I’m led to understand that pathology literally means the study of suffering.  A pathologist is one who concerns herself/himself with the study of suffering.  Beautiful.  As if that’s not all, they spend much of their time in the post mortem room, uh, cutting up dead thingies to figure out why they died.  (I’m led to understand that post mortem is the term used in ROI and UK in place of autopsy or necropsy.)  While blood and guts may not be that atrocious–I suppose you get used to it–the smell really is atrocious.

(Jenn says I tend to go into too many technical details.  Do you want to know about putrefaction of animal [including human, in this case] tissues after death causing cadaverine?  It’s the decarboxylation product of the amino acid lysine; certain bacteria make a living out of doing this kind of stuff.  And cadaverine stinks, well, like a cadaver.  Ask me sometime over lunch.)

Among the many fascinating things that I’ve seen so far in the post mortem room are these:

1. A corn snake (somebody’s PET!!!!), Elaphe guttata itself

Listen to the clinical history.  Something like, “It was doing fine, and then the snake was found dead.”  Really?  Like, is it a normal occurrence to cuddle the thing and listen to its breathing?  Did somebody actually watch to make sure the darling eaten its apple a day, or whatever snakes eat to stay healthy?  And somebody had stood around long enough to see whether l’il snakey dear had, uh, the appropriate eliminations and evacuations and voidings–just trying to keep this blog family friendly, folks–during the past few hours?  Did it have a runny nose?  A fever?  Did somebody caress it under the jaws and feel swollen lymph nodes?

(I don’t think I should go into reptile medicine.)

It must have been primally satisfying to do a post mortem on that thing.  To keep this description short and sweet, it was like a three foot long hose cut in half, perfectly displaying how all the normal innards were just stretched out, well, pretty much like anybody’s would be if anybody would be stuck inside a hose.  The spinal cord had two funny bumps, about three inches apart; macroscopically (in my case the untrained naked eye), it looked like the spinal cord got a bit squished and bent.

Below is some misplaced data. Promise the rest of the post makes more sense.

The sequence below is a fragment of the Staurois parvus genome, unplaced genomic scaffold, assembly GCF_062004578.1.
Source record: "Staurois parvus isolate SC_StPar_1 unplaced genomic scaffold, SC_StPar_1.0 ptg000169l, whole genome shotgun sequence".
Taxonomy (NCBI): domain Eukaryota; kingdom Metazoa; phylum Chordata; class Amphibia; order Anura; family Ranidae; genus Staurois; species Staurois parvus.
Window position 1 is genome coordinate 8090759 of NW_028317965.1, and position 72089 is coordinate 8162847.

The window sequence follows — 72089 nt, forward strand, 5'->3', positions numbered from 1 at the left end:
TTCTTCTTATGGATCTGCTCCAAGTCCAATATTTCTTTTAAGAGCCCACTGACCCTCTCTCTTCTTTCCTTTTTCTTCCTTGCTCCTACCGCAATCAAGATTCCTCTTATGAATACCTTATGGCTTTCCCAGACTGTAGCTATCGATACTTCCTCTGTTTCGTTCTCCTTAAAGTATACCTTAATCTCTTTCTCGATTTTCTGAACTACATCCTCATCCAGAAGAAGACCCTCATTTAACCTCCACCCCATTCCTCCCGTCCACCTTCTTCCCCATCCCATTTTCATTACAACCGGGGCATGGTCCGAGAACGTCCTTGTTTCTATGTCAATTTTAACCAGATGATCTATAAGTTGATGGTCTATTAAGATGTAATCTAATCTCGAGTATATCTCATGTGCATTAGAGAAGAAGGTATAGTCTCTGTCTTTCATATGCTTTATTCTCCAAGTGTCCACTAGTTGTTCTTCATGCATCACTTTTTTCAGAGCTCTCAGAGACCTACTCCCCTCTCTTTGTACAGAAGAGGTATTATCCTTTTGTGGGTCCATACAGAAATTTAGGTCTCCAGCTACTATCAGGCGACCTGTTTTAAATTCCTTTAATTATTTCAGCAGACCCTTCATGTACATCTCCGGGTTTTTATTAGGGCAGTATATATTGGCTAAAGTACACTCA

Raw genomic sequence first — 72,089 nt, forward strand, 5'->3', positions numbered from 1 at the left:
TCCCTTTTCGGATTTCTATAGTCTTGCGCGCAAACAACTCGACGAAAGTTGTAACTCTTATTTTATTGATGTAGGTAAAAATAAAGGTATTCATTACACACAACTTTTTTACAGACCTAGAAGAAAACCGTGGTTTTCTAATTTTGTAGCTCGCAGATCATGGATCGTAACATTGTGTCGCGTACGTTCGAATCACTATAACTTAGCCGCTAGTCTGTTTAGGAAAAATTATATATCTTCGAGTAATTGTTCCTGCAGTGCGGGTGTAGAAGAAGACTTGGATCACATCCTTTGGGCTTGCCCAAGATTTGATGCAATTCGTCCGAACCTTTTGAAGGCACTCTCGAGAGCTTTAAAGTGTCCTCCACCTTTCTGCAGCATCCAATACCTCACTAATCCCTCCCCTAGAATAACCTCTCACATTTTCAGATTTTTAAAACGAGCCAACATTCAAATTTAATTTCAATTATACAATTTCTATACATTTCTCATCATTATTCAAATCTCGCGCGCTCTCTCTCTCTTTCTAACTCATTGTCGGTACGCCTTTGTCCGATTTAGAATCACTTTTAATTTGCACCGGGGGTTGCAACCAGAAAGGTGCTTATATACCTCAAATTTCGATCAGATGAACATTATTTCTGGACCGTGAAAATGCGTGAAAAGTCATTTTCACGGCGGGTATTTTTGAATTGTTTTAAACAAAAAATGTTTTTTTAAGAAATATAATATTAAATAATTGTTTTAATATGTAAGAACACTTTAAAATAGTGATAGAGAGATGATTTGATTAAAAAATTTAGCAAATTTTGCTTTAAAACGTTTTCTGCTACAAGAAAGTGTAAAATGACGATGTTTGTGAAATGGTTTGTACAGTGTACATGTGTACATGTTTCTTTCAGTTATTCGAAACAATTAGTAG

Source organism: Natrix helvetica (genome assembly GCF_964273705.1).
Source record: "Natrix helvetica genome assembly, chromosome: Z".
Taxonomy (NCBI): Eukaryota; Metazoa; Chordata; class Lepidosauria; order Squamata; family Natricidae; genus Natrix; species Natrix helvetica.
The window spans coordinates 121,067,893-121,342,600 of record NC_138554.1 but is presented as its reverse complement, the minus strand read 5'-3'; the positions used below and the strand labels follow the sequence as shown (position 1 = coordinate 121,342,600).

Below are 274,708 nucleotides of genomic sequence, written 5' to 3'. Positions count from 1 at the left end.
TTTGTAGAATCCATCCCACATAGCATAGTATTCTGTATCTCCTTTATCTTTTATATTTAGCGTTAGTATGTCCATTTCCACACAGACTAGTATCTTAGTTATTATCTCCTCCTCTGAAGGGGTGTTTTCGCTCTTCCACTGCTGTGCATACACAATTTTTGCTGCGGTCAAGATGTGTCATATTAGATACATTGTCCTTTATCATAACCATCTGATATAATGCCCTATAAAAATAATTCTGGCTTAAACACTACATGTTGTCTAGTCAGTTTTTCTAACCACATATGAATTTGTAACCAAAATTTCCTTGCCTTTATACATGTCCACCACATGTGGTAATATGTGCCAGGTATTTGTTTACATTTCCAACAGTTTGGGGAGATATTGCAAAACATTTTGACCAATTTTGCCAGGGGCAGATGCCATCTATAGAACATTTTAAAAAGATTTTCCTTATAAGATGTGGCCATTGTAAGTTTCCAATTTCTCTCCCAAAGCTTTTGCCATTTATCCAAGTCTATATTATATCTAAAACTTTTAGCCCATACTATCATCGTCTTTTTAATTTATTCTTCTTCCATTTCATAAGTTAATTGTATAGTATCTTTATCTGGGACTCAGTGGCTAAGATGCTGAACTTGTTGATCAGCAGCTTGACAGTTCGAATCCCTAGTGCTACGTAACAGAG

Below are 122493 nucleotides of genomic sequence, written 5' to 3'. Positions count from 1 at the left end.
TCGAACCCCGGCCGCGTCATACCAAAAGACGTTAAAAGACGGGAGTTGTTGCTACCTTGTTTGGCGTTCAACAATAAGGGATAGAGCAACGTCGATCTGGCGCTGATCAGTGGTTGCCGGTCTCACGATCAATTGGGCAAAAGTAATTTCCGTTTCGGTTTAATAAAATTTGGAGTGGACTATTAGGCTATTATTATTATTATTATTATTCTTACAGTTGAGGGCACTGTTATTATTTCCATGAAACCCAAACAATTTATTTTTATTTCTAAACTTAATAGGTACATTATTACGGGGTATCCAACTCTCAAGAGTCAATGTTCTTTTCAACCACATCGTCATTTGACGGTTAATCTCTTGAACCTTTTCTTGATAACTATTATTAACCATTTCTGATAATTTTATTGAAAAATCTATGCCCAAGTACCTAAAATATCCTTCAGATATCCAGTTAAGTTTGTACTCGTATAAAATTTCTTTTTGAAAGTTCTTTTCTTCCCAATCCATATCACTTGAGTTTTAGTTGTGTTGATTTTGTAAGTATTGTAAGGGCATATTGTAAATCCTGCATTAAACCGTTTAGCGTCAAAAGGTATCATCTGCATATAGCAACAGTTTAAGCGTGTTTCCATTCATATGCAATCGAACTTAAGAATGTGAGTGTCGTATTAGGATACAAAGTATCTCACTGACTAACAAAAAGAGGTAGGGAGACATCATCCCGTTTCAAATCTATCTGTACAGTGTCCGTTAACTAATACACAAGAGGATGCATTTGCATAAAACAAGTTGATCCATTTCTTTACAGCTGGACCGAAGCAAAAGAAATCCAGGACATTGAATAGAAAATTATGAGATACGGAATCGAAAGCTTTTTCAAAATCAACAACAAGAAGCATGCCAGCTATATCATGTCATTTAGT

Gotta hate when that happens.  Somebody must have stepped on the snake.  It may have been a step of a somewhat aggressive nature, at that.

2. A head of a sheep, Ovis aries

Now, you’re all people who eat meat, and meat comes from animals that had to be slaughtered (my brother-in-law could tell you all about this), and some people find that disturbing, particularly when they realize that somebody gets saddled with the job of killing dozens and dozens of animals in a row.  All in a day’s work, I guess.  And everybody makes mistakes.  Even the best of killers.  This skull had two neat holes in it.  The first captive bolt shot wasn’t placed correctly to do the job.  The skull had been neatly cut in half for our inspection.  Enough said.

And lesson learned!  We all quietly and respectfully oohed and aahed and cared deeply about this gross injustice done to the sheep.  Had you seen what was under the skull of that sheep you’d understand.  We’ll be calloused soon enough, to be sure.  For now, though, we all remember listening carefully as the pathologist patiently explained how to make sure that you “put down” the animal appropriately, something one wants to do well on the first try in front of the most crass of clients.

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